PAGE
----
Saving for College: Never Too Early
For a child born today, college costs could exceed $300,000 at the Ivies, $200,000 at a private college, and $100,000 at a public university
NEW YORK — IF you think buying a house, or a car, or a John Deere power lawn mower is expensive, you obviously haven't paid for college yet.
If you want to talk big bucks, take a look at projected college costs for the next five to 20 years. It is estimated it will cost about $128,000 to get a degree from a four-year private college starting in 2000. The total cost at a public college will be about $52,000. For a child born today, total college costs could exceed $300,000 at an Ivy League college, close to $200,000 at a private college, and $100,000 at a public university.
Granted, future costs will vary between schools; but it is reasonable to assume that they are going to ''continue to rise,'' says Vance Grant, a specialist with the National Library of Education, the research arm of the United States Department of Education in Washington.
According to Dr. Grant, ''college costs have been rising on average about 5 percent to 6 percent per annum.''
Tuition costs will probably ''continue to exceed the inflation rate,'' says John Hammang, director of state and campus relations for the American Association of State Colleges and Universities, based in Washington.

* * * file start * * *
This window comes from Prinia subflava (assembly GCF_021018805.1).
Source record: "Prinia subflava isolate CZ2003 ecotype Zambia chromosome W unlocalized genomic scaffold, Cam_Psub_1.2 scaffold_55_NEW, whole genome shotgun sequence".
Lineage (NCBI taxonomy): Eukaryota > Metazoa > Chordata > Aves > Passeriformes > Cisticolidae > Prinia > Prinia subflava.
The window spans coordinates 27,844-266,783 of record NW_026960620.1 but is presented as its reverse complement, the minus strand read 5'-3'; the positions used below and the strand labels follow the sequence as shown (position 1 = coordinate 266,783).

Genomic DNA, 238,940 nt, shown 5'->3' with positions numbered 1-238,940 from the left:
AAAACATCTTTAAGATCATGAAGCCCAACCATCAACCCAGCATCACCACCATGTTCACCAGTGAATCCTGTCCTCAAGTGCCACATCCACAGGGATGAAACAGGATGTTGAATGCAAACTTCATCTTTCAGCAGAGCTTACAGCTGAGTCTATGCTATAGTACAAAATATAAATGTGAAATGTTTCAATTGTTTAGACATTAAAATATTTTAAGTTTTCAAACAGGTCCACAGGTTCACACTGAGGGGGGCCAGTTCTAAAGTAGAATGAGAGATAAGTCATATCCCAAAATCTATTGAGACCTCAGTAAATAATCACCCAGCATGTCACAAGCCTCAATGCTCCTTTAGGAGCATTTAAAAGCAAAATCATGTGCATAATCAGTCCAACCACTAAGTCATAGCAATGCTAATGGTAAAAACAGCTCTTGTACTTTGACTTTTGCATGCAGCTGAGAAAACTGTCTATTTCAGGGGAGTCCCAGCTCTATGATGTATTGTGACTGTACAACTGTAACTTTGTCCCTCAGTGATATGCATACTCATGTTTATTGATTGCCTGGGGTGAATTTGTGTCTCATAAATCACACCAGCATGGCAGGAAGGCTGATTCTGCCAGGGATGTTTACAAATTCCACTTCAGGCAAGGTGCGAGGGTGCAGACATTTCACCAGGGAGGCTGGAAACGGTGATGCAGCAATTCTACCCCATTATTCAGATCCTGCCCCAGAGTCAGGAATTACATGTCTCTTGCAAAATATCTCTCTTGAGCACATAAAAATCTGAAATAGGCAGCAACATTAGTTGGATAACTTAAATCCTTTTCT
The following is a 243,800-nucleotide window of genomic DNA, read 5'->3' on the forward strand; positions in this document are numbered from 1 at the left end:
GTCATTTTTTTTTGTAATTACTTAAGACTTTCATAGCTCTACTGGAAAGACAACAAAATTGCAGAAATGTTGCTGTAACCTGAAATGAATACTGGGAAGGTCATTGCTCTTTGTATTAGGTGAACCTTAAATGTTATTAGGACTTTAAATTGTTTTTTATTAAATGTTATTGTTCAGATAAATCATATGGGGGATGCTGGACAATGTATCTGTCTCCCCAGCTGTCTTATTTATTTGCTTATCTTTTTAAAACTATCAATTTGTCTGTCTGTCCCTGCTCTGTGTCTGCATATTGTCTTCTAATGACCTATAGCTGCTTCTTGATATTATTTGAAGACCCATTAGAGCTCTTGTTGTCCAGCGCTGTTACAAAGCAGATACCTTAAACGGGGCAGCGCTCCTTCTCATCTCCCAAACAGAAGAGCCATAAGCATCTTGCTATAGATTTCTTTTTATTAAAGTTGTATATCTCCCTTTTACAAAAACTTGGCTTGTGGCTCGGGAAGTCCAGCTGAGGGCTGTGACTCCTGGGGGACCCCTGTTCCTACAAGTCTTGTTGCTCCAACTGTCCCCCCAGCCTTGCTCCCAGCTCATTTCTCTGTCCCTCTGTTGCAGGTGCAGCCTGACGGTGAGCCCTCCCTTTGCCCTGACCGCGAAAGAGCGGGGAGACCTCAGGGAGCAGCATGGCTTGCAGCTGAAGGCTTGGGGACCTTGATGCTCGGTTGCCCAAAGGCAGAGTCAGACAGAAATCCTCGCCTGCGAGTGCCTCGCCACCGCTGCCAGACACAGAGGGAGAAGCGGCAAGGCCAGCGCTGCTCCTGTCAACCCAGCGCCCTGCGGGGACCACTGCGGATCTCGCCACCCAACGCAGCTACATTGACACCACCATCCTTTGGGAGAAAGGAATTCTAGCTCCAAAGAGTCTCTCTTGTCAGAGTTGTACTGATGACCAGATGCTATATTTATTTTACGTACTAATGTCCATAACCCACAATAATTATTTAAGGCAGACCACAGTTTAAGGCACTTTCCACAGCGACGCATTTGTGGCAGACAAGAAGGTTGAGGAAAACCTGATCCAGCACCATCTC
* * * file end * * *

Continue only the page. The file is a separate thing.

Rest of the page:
About half of the more than 14 million current US college students receive financial aid in the form of grants, scholarships, loans, or work programs.
Regardless, the experts advise parents to start a college savings program as soon as possible to supplement tuition aid. ''For a child born today, today is about the right time to set up a college savings program,'' laughs Kathleen Brouder, a cost expert with the College Board in New York.
For very young children, experts say, parents should seek investments offering the maximum growth. For children in junior high school or high school, parents need to conserve income, to offset unexpected economic gyrations or downturns.
To start with, experts say, set up a college savings/investment account. You can always register the account in your name. But earned income will be taxed at your own tax rate, which is usually higher than a child's rate. Alternatively, you could establish a custodial account for the child, to minimize taxes on earned income, since much of the income is taxed at the lower child's rate.
There are two primary accounts. An account under the Uniform Gifts to Minors Act allows you to transfer cash or securities to your child. An account under a Uniform Transfers to Minors Act lets you transfer a broader range of financial assets, including real estate, partnership shares, and collectibles. Banks, brokerage houses, mutual funds, or attorneys can set up either account. (Children under 14, after a tax-free $650 of unearned income in 1955, pay 15 percent in taxes on the next $650, and thereafter at the parent's tax rate. Over 14 in age, all income over $1,300 is taxed at the child's rate.) But once the child reaches the age of majority (usually 18 but in some states 21) the child can take full custody of the account.
To retain some control over the disposition of assets, you could consider setting up a special trust, such as a ''minor's trust.''